It’s his first meeting of the day, but already Hetain Patel is in full flow, gesticulating smoothly while a young woman sits opposite him, scribbling notes. An informal mentoring session with an aspiring artist, he explains: part of the job for an experienced filmmaker and director such as Patel, whose announcement as the 12th Jarman Award winner in 2019 solidified his place on the fine art establishment’s ‘moving image’ radar.
After nearly 20 years as an artist, he appreciates being categorised by medium rather than by his ethnicity, but has the award actually changed his practice, or even his life? Patel smiles as his cynicism kicks in. “I always answer this with my producer hat on,” he says. “The biggest job for filmmakers is raising the money because films are so expensive to make. Awards help you get kudos and have conversations, which may open up a few doors to fund raise for the next one.”
Patel’s ‘next one’ is due to be a feature-length film, but for now he is focusing on Trinity, his first scripted narrative work which opened at Southampton’s John Hansard Gallery at the beginning of August. Installed alongside sculptures, costumes and the first two films in the series, The Jump (2015) and Don’t Look at the Finger (2017), the show is Patel’s largest UK solo presentation, and will travel to the New Art Exchange, Nottingham in early 2022.
Don’t Look depicts a wedding ceremony which evolves into an extravagant kung-ku inspired set piece, with the bride and groom adopting a physical communication style combining sign language with the martial arts of wushu, wing chun and karate, all while dressed in elaborate West African robes (the film’s title is inspired by Bruce Lee’s reminder in Enter the Dragon to not be distracted by a pointing finger, lest you miss what is being pointed at).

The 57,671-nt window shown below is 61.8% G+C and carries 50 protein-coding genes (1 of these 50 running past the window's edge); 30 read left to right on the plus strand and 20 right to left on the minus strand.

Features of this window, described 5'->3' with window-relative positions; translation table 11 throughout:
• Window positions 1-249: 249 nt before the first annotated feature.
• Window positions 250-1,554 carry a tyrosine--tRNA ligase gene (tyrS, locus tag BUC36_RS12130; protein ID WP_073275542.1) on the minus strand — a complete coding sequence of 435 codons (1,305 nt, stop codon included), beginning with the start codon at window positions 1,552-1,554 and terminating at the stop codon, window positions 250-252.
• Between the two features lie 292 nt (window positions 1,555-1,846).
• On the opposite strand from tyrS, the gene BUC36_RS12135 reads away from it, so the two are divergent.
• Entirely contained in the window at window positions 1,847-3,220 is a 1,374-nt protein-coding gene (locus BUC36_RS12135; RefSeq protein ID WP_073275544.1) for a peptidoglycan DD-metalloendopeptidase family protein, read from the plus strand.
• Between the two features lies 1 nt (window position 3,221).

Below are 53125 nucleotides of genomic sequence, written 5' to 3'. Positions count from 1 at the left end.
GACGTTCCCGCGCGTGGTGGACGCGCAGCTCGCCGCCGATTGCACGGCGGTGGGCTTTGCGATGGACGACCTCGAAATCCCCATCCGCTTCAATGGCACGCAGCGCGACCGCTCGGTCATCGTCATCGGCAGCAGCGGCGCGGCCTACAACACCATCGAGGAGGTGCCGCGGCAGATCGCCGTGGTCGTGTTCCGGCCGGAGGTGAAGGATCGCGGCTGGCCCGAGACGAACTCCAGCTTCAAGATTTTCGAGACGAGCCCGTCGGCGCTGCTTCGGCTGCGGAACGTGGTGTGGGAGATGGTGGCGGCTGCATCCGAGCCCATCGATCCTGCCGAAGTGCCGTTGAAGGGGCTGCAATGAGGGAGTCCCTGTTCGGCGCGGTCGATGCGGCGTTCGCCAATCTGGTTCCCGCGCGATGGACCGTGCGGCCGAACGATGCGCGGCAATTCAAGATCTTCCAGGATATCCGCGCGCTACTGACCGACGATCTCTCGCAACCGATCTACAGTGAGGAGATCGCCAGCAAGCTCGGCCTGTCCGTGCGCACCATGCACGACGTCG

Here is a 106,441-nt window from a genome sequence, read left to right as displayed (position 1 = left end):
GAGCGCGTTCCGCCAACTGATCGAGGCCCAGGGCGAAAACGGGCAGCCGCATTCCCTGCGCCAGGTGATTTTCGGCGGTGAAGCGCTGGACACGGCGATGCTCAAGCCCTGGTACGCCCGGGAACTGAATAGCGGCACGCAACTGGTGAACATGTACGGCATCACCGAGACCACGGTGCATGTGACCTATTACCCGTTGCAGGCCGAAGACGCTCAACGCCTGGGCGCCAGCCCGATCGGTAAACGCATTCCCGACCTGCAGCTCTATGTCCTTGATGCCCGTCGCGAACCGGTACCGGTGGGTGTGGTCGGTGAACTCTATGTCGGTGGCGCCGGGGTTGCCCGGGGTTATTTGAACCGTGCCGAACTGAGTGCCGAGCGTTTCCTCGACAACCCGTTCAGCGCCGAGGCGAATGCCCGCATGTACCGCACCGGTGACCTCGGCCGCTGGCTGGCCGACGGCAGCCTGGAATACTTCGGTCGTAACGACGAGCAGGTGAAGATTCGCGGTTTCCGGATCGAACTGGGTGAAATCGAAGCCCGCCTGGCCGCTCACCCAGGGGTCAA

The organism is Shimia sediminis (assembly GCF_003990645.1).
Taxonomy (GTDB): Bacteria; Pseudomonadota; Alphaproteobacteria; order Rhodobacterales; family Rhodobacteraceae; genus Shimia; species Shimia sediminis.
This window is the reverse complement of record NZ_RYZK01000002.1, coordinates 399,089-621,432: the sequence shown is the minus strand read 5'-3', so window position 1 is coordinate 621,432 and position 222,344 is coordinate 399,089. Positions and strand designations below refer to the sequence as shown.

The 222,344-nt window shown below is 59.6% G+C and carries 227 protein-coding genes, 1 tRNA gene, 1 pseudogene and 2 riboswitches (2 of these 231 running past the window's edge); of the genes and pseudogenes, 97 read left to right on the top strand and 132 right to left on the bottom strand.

The spectacle sits at the intersection of dance, violence, ceremony and conjugality. The woman at one point falls to the ground in apparent defeat, before breaking into a smile and warmly inviting her partner towards her.
Trinity precedes Don’t Look in terms of plot scenarios, Patel explains, though it swaps the West African theme for an Indian one. The action chiefly takes place between a mother and her daughter Mina (played by Vidya Patel), who yearns to be free of her family’s clutches, with the lingering fear of an arranged marriage motivating her angst.
“In Trinity, I wanted to think about what the domestic life that could lead to Don’t Look would look like,” Patel says. Mina meets the enigmatic Amy (played by Raffie Julien) in a mechanic workshop, and they then engage in a similar combat scene to Don’t Look. This time, though, the characters undergo what Patel calls an “ancestry-avatar experience,” where apparitions of their family members flash behind them like shadows as they move.